However, many clients, producers and directors - due to their limited or nonexistent spoken-English ability - often hire someone for voice over simply because the foreigner speaks native-English.
Similarly, many of the specialty voice agencies, whether in business for years or new to the scene, are concerned only with offering a large selection of voices.
One of my missions is to effect changes in the decision-making process among these wayward clients, producers, directors and agencies. Yes, only one man can stop them!
In Japan, there is really no demand for voice over recorded in the absence of clients, agents, account executives, a director, and a producer, among others.
Japanese voice talents in Japan do not need to have a home recording studio in order to be competitive.
In Japan, only a handful of Japanese narrators have a home recording facility, necessary perhaps because the talent is working regularly with a company that provides a specific kind of project.
The number of non-Japanese voice talents with a home recording facility in Japan can be counted on the fingers of one hand
In 2005, I devised a recording space in my Tokyo apartment in order to take advantage of worldwide voice over opportunities via the internet, and the occasional job within Japan.
I left Berlitz in 2006.
For voice over jobs in Japan, I usually go to studios in the Tokyo metropolitan area. These studios range from luxurious full-service state-of-the-art facilities, to a voice booth crammed into someone's tiny apartment, or a mic on a table with attendees squeezed in tightly all around.
One studio I've been to has a Sony PSP and a Nintendo DS handheld game device in the lobby, available to while away the time while everyone in the studio has a long discussion about the nuance of a certain phrase in the script.
I've travelled out of town only once for a job.
ISDN isn't utilized much here either.
It's customary to be provided the script prior to the recording session.
English scripts often have been translated from a Japanese original, word for word, including Japanese-style syntax, and the conscientious narrator will be compelled to mention the need for rewriting, inevitably resulting in a delicate dance between the agent, client, and translator. 
Usually, rewriting is accomplished.
But sometimes, due to cultural disposition – matters of pride and deferment to superiors – the original poorly-written English script gets voiced.
One time, a script about wood-treatment chemicals had been machine-translated from Chinese to English. The client insisted it be recorded as-is.
I remember looking up from the script during the recording and seeing my agent, seated behind the client, stifling laughter. The read was unavoidably incoherent.
In addition to English voice over that I perform, in 2010 I started to represent those few Japanese voice talents in Japan who have home recording studios. So if you need a Japanese voice, give me a call!
Mark Weitzman is a Tokyo-based voice talent performing English for TV commercials broadcast worldwide, movie and game trailers, documentaries, presentations and corporate narrations. His voice is also heard on mobile phone content, sporting event pre-game videos, arcade game prompts, soundtracks and other media. He represents Japanese voice talent who have home recording studios, and writes a fascinating blog about Japan, Let's Japan (see link below). "In 1995," he adds, "I married a Japanese woman from one of my Berlitz group English lessons. She manages a retail boutique honey store chain outlet in a shopping center nearby."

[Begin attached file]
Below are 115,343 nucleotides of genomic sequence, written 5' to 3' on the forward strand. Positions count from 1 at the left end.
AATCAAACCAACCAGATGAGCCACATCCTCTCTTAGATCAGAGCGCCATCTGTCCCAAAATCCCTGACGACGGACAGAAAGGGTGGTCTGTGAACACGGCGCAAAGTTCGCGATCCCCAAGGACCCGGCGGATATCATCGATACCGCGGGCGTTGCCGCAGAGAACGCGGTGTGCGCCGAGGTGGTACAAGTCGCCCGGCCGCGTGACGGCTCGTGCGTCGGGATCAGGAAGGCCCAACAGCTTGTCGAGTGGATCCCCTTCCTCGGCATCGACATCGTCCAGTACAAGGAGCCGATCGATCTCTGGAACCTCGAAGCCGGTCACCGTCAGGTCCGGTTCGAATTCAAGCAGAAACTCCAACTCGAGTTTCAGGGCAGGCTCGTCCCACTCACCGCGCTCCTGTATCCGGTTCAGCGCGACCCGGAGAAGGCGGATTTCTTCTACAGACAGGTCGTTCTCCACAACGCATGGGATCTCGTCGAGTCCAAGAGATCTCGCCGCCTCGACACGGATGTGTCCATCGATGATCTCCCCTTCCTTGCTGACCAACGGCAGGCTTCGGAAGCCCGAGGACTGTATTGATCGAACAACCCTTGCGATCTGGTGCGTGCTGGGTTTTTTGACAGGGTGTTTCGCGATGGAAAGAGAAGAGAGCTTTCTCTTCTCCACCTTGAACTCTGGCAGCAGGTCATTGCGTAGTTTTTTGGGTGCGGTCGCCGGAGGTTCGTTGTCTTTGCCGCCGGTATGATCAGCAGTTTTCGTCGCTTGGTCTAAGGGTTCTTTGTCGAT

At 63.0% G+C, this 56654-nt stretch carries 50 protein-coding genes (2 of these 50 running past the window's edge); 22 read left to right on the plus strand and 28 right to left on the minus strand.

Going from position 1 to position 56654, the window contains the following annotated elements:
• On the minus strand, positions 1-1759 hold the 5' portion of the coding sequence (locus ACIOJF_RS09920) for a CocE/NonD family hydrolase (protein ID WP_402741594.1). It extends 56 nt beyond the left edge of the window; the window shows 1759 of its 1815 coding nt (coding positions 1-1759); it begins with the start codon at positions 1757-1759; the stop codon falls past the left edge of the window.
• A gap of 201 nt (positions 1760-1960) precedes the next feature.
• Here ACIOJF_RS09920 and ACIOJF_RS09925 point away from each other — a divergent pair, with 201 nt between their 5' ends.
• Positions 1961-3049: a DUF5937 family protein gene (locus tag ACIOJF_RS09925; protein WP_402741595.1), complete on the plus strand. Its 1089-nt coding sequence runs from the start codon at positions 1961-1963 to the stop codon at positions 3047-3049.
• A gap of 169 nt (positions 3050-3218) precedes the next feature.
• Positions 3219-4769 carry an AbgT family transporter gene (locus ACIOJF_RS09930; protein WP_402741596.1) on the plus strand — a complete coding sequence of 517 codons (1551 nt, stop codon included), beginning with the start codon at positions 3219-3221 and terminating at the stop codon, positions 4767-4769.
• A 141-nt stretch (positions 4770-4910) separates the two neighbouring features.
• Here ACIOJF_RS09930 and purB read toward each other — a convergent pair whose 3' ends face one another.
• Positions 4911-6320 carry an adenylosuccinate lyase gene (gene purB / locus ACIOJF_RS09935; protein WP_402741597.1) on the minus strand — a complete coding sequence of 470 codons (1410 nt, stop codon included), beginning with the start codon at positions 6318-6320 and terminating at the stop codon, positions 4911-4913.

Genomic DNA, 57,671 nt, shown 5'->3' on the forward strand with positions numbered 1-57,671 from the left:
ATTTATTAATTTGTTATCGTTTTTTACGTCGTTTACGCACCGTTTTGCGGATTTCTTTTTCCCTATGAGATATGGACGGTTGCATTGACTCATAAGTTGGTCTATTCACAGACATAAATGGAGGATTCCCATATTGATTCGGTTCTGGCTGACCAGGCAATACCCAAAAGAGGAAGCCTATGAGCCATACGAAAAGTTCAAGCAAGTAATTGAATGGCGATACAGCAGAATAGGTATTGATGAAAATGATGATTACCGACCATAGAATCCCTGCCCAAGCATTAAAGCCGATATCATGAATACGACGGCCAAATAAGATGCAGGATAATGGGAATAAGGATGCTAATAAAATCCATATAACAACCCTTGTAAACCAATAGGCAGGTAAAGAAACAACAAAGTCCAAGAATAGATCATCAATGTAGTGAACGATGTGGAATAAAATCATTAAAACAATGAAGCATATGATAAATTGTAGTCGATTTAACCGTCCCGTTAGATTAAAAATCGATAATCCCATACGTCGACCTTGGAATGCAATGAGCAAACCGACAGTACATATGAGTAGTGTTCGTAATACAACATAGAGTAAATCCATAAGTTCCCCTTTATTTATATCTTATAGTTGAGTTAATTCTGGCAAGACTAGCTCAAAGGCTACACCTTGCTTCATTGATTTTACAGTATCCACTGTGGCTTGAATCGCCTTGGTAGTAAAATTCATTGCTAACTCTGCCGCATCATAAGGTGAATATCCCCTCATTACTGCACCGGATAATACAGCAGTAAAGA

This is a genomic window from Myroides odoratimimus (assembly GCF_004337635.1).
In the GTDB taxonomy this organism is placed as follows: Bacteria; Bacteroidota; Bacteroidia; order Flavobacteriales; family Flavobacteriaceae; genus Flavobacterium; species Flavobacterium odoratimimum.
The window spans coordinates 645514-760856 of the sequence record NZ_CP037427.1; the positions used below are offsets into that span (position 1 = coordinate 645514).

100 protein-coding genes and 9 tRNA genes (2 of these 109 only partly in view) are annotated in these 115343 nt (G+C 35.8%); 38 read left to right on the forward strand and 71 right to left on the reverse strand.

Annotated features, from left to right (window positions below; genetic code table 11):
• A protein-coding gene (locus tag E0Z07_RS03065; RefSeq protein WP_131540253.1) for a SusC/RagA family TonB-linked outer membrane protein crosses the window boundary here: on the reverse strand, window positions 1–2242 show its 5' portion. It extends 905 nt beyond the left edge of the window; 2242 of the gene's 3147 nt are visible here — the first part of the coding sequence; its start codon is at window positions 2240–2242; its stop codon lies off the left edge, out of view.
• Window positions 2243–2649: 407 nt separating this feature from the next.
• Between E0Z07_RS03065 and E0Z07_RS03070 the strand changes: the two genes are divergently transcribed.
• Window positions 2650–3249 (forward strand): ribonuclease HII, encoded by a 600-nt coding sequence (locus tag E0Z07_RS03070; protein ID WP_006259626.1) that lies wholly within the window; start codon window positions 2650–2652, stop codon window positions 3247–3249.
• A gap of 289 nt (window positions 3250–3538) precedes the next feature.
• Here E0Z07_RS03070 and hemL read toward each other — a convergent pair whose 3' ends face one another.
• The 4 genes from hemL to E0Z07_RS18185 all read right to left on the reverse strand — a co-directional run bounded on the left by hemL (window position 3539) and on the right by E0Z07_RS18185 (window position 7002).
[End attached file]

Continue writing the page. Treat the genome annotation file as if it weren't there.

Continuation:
Lets Japan blog:
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Comments (12)
Daniel Reton
2/19/2019 at 8:33 PM

Are you still here?

After 22 years I returned to Tokyo last year with my wife and 2 kids. I'm hitting the business full time along with trying to grow my YouTube channel.

Check out the channel so you'll remember me then lets collaborate.
We can use you in our videos.
Daniel Reton,
1/24/2019 at 2:59 PM
Hi Mark,I am seriously seeking part time voice over narration work. I currently live in Japan and would appreciate very much a good lead. Your assistance and expertise is truly priceless.
Melanie Presson
5/13/2016 at 12:57 AM
Hi Mark,

I ran across your blog entry looking up information on the voice over market in Japan. Like many here in L.A, I've only done small VO work for indie movies and low/non paying gigs, but behind the mic is still where I call 'home' regardless of my low level of success. It's the love that counts.

The information you've supplied is incredibly helpful in my research on how to get started in narrating for Japanese productions. Thanks for the insight. Best of luck to you. :)
8/24/2015 at 11:00 PM
Thanks for the insight, Mark.
John Davidson
12/6/2014 at 11:11 PM
HI Mark,

I'm also a former Berlitz guy. Now I'm quite interested in acting, voice acting, narrating and
the like. For some reason or reasons little success has come of my search. Your article was
of interest to me.

I've only done a couple of extra acting jobs--extremely delayed payment--and one very low paying
(though I must admit, enjoyable and short) narration job related to preparation for the 2020
Tokyo Olympics..

Thanks for sharing your insights.
John Davidson
DJ Duggy Day
10/25/2014 at 6:11 AM
Hi Mark, it was nice to get your insight into how the voice over-announcer scene works in Japan! It's much appreciated! All the best!
Dave Wallace
12/8/2013 at 8:40 PM
Two of my greatest interests are general Japanese culture and voice-over. To read an article about both--and how English voice-overs are handled in Japan--was a very interesting read. Thanks, Mark!
8/16/2013 at 1:38 PM
Hi Mark! Thanks for this info! I am a professional Voice Actor from the Philippines and am moving to Japan to study. Looking at the possibility of practicing as a Voice Actor there to help make ends meet.
Yolande McLean
6/1/2011 at 2:12 PM
What a great website...full of really helpful information. Thanks, Mark!
5/13/2011 at 10:37 AM
Great information, very helpful! Thanks!
John Florian
12/22/2010 at 8:38 AM
Hi David,

In fact, VoiceOverXtra IS working on a series about voice over markets around the world.

I'd love to hear from readers who would like to contribute to the series - please just drop me a line a

David Sigmon
12/22/2010 at 12:59 AM
Thank you Mark. I really appreciate the depth of insight you have shared here. I hope to see similar articles from other corners of the globe soon.